LA Dodgers: No Arbitration for 7 Free Agents Is Addition by Subtraction
There is little chance that the Los Angeles Dodgers will be serious contenders in 2012. The fact that they have refused to offer arbitration to their seven free agents bodes well for the future. It’s addition by subtraction.
The Dodgers, like their friends in New York and other rebuilding teams, must improve from within their own system and make judicious additions.
Hiroki Kuroda will be 37 years old in Feb. 2012. The Dodgers would be willing to sign him, but not for $12 million, which was his salary last season. He is too old to build around.
Mike MacDougal is no more than a journeyman who has pitched for the Kansas City Royals, Chicago White Sox, Washington Nationals and St. Louis Cardinals in addition to the Dodgers. At the age of 34, he has little value.
Los Angeles signed free-agent right-hander Vicente Padilla in 2009, again in 2010 and a third time in 2011. As Padilla knows, three strikes and you’re out. In his three seasons with the Dodgers, Padilla won 10 games with a 102 ERA+.
Jonathon Broxton has been an enigma. In seven seasons with the Dodgers, he had 84 saves and a 3.19 ERA with 502 strikeouts in 392 innings, but he failed when it counted the most. He is now Kansas City’s problem.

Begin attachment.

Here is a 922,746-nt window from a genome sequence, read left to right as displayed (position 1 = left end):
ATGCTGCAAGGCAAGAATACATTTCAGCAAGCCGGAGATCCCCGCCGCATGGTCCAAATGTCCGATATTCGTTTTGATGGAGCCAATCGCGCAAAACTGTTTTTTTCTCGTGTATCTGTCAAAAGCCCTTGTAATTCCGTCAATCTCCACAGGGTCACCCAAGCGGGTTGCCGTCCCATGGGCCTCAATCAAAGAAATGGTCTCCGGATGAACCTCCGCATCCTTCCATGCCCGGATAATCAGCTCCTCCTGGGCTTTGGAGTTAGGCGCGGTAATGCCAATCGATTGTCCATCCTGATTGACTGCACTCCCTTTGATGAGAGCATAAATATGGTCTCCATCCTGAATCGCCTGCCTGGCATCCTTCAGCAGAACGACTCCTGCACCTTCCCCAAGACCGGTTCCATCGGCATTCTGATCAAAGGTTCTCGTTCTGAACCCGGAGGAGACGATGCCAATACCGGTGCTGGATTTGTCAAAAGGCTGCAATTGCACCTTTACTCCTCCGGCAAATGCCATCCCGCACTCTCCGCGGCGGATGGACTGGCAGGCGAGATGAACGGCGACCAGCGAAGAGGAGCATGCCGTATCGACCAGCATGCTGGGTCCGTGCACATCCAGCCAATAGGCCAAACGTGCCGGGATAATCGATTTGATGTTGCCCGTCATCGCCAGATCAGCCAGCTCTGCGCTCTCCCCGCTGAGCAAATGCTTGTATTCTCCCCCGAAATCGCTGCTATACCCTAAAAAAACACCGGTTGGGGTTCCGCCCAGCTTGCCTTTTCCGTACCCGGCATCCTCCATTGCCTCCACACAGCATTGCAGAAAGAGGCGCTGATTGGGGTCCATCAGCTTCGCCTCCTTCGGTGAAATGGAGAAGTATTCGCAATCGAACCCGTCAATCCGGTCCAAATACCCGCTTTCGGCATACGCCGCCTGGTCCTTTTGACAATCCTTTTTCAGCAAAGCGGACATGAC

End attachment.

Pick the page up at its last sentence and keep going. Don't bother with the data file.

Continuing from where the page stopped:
Jon Garland might have been the most overrated pitcher in baseball a few seasons ago. Many thought of him as an ace, when in reality he was merely a decent pitcher.
Garland has never won more than 13 games in a season, has a 4.32 ERA, a 104 ERA+ and a 1.380 WHIP. You don’t even round out a pitching staff with Jon Garland.
Casey Blake has seen his best days. The Dodgers don’t need a 37-year-old utility player. Blake might be able to help a contender, but he doesn’t fit in with the Dodgers.
Finally, Aaron Miles is 34 years old. He has been with as many teams as MacDougal. Miles hits for a respectable average (.281), but his on-base average (320) and slugging average (.352) leave much to be desired.
The Dodgers must build on youth. They must give their youngsters a chance to develop and then join the big club.
Right-handers Zach Lee, Nathan Eovaldi and Allen Webster are among the top minor league pitchers, while Alfredo Silverio and Joc Pederson rank high among the batters.
They must be a start to the next world championship.
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